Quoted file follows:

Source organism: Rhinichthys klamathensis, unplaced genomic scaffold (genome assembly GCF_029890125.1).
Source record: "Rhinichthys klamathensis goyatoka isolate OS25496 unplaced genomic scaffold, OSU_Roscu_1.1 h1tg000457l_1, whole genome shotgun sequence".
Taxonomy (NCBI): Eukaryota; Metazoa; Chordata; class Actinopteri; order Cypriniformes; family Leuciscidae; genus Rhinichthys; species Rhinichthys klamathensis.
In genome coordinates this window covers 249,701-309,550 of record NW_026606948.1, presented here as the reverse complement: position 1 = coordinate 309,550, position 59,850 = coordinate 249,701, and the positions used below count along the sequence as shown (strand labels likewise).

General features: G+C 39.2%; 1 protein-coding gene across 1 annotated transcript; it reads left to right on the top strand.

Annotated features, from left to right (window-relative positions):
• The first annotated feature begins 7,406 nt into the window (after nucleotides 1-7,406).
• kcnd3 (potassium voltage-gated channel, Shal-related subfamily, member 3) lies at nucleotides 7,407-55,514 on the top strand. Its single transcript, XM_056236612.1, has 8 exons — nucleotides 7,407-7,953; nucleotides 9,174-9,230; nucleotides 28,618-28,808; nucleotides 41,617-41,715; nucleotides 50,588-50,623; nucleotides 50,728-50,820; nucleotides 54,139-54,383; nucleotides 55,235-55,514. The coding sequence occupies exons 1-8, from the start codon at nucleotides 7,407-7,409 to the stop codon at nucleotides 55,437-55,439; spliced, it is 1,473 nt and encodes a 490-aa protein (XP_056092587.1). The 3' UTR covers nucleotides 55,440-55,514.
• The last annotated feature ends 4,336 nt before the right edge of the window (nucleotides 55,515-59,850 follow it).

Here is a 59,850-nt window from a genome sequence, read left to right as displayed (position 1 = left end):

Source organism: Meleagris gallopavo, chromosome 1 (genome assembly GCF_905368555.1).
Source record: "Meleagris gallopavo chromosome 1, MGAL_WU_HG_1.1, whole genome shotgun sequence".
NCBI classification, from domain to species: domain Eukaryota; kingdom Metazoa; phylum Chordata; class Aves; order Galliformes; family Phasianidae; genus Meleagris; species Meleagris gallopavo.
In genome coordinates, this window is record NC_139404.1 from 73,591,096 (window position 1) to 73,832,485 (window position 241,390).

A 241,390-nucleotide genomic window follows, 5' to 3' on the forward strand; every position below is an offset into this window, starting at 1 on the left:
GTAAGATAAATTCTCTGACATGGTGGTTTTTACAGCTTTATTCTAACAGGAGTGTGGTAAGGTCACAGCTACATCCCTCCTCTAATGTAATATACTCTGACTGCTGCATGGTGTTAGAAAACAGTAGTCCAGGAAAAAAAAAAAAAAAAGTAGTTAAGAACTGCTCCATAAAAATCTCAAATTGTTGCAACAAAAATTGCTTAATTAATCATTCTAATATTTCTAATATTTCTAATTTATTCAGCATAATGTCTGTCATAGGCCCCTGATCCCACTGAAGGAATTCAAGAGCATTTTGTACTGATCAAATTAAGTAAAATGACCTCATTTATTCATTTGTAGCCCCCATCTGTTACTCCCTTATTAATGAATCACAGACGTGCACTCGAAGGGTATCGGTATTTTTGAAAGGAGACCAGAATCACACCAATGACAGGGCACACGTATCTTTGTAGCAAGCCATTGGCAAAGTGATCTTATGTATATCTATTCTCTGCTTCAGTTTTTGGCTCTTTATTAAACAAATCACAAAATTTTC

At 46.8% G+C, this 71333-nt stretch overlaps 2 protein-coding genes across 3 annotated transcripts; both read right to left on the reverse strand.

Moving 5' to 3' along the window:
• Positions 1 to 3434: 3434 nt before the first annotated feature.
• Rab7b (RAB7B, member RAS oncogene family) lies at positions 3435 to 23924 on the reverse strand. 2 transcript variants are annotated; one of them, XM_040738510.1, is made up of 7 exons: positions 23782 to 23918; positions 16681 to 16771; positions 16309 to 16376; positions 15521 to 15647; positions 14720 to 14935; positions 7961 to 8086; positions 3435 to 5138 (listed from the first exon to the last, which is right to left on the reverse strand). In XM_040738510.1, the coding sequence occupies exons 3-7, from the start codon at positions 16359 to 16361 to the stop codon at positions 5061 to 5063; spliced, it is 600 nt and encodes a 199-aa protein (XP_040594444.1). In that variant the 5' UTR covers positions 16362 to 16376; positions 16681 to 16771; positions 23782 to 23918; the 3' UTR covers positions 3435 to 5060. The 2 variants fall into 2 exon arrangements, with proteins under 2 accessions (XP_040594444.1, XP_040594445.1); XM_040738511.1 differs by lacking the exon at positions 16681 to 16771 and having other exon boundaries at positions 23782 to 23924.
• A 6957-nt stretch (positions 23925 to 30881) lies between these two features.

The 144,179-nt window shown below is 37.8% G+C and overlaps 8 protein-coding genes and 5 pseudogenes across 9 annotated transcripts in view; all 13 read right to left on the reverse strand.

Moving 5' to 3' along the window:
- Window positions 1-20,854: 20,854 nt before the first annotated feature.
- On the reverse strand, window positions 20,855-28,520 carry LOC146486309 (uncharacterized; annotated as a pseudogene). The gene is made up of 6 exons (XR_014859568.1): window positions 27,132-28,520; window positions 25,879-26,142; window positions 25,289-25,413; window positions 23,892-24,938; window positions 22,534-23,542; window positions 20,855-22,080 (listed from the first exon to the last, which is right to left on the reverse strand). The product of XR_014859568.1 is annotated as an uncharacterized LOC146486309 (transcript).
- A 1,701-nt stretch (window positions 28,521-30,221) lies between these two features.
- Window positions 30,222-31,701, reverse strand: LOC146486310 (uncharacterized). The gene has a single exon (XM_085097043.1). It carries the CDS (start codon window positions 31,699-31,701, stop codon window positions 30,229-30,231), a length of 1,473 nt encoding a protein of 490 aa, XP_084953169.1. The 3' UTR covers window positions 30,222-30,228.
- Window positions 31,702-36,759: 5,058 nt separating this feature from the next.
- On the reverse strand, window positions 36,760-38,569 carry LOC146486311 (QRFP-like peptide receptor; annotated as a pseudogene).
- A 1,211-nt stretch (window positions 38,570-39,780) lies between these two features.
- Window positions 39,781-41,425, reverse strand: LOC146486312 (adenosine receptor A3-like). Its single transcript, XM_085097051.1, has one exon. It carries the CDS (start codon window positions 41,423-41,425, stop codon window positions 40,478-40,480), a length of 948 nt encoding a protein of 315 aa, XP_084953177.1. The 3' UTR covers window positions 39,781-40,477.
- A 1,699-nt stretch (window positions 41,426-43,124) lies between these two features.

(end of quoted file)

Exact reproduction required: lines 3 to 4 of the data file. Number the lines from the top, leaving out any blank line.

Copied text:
Taxonomy (NCBI): Eukaryota; Metazoa; Chordata; class Actinopteri; order Cypriniformes; family Leuciscidae; genus Rhinichthys; species Rhinichthys klamathensis.
In genome coordinates this window covers 249,701-309,550 of record NW_026606948.1, presented here as the reverse complement: position 1 = coordinate 309,550, position 59,850 = coordinate 249,701, and the positions used below count along the sequence as shown (strand labels likewise).